A Private Member’s Bill (supported by the Government) is currently going through Parliament which would give parents whose babies require specialist neonatal care the right to take additional paid time off work. This will be a day one right for employees and will allow significant new flexibility for parents of children who are born prematurely or who are admitted into hospital soon after birth.
There are additional points that employers should consider prior to including family-friendly benefits into their handbooks:
- Financial support
It may not always be possible to receive NHS funded IVF treatment and private clinic’s fees may be beyond workers’ reach. Employer should consider whether it can contribute towards the fees or offer an interest free loan. However, it should consider its position carefully before offering financial support in its surrogacy policy as certain legal restrictions apply.
- Leave of absence
If an employer is willing to grant workers (of both sexes) paid leave to attend fertility related appointments, it should consider how many days it is willing to grant in one year and include flexibility on giving of notice, as appointments are likely to take place at short notice. It also should consider whether it is willing to grant paid leave to workers who accompany the person receiving fertility related treatment.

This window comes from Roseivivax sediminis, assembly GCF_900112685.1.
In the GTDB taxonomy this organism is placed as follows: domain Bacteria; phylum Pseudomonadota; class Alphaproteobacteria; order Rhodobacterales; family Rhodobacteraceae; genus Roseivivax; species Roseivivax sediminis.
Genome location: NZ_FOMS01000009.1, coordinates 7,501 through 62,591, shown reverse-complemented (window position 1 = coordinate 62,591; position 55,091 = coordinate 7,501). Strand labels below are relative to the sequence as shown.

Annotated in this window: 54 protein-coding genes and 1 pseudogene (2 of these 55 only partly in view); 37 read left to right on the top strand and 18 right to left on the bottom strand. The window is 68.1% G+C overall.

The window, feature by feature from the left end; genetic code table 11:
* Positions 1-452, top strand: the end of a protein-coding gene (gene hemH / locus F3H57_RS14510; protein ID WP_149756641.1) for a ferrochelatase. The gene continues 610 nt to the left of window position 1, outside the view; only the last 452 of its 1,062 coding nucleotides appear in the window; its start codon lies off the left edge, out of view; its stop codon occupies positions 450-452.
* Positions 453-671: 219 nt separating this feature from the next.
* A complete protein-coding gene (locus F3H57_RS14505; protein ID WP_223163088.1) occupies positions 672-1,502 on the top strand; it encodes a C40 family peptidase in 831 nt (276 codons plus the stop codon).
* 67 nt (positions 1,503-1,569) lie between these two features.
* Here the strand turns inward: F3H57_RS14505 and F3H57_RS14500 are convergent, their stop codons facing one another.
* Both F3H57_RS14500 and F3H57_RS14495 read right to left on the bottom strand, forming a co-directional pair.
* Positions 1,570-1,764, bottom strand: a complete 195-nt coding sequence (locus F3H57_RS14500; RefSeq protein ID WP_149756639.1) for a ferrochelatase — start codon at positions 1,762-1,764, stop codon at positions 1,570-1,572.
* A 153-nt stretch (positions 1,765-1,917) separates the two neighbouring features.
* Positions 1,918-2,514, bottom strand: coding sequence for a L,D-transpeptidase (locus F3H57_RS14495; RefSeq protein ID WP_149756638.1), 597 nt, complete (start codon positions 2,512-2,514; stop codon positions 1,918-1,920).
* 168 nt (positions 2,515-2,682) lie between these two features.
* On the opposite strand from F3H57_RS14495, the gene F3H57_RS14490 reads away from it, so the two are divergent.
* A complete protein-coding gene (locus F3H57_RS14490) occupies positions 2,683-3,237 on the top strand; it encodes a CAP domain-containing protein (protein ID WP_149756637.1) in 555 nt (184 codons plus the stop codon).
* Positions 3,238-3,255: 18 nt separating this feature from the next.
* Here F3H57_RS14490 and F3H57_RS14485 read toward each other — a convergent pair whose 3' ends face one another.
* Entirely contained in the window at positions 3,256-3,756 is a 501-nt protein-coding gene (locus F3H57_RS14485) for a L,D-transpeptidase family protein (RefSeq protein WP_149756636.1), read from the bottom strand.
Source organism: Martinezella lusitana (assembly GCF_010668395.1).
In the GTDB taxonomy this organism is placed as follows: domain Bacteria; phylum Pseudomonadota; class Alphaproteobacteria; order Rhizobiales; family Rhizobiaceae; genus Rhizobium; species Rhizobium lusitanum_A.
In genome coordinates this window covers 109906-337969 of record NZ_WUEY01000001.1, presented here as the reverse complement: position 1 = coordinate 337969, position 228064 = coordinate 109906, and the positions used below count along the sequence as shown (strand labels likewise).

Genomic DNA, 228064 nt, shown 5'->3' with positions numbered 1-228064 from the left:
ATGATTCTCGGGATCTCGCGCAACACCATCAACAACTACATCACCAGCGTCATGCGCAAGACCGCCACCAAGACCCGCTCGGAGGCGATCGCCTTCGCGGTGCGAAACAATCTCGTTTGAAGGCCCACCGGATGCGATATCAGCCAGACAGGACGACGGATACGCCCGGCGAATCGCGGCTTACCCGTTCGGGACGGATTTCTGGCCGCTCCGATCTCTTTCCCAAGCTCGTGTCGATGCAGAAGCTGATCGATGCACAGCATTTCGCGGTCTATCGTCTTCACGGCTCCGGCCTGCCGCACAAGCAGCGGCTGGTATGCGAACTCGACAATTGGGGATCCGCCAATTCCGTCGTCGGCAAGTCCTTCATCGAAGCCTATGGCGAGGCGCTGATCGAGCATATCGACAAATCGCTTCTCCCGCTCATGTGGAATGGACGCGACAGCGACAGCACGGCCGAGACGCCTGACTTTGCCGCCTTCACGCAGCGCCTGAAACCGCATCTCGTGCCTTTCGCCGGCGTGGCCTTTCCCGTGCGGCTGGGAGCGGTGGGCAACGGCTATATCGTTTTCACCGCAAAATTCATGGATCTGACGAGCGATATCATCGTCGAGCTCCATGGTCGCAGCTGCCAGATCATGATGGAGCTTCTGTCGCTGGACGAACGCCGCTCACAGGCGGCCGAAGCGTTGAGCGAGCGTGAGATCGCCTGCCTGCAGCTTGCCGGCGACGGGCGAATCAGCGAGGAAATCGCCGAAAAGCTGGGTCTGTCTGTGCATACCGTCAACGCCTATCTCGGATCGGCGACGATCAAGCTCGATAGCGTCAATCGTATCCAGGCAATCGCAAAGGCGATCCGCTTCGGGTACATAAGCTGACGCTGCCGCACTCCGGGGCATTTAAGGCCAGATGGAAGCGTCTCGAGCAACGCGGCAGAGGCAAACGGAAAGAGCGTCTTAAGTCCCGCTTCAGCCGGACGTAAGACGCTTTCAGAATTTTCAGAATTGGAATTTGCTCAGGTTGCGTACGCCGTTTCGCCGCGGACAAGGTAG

- Emotional support
Undergoing fertility treatment can be an emotional rollercoaster – it may not always be successful or it may take longer than originally anticipated. The treatment may also cause various side effects. Pregnancy loss can also cause tremendous trauma and stress. Therefore, it is also important for an employer to consider what emotional support it can offer and whether a worker can take additional leave of absence to deal with the emotional as well as any physical impact.
- Designated person
It is important to treat workers’ fertility or pregnancy loss matters with strict confidentiality and sensitivity. It is advisable to have a designated and suitably trained person assigned to deal with these matters.
If you are a multinational employer or HR advisor and would like to discuss the matters raised in this alert further or are considering taking steps to implement or update your workplace policies, or for guidance on your specific rights, responsibilities and potential liabilities, please contact Partner and General Counsel Beth Hale and Associate Yulia Fedorenko, both of whom specialise in employment and partnership issues for multinational employers, senior executives, partnerships, LLPs, partners and LLP members.